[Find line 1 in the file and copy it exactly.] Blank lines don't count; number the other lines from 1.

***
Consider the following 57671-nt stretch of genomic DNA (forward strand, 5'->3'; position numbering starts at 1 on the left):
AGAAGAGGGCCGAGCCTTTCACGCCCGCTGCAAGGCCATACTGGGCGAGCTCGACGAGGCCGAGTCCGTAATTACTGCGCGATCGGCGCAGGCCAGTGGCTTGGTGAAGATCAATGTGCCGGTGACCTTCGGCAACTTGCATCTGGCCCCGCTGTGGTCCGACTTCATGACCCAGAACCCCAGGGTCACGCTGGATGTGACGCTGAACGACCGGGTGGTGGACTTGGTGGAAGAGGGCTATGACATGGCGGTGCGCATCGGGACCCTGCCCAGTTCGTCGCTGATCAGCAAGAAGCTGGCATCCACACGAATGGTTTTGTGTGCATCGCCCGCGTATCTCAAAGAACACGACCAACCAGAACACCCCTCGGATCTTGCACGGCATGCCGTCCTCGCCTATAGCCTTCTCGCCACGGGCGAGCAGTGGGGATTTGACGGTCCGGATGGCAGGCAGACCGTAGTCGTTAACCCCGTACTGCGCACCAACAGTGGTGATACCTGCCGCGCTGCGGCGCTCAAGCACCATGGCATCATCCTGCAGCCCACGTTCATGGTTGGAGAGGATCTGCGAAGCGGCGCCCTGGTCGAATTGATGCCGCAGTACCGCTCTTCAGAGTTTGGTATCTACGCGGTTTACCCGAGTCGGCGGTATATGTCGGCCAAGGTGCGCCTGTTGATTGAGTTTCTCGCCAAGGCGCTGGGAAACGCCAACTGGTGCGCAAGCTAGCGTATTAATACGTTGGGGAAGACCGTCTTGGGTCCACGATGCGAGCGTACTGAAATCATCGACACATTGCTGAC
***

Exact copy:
Consider the following 57671-nt stretch of genomic DNA (forward strand, 5'->3'; position numbering starts at 1 on the left):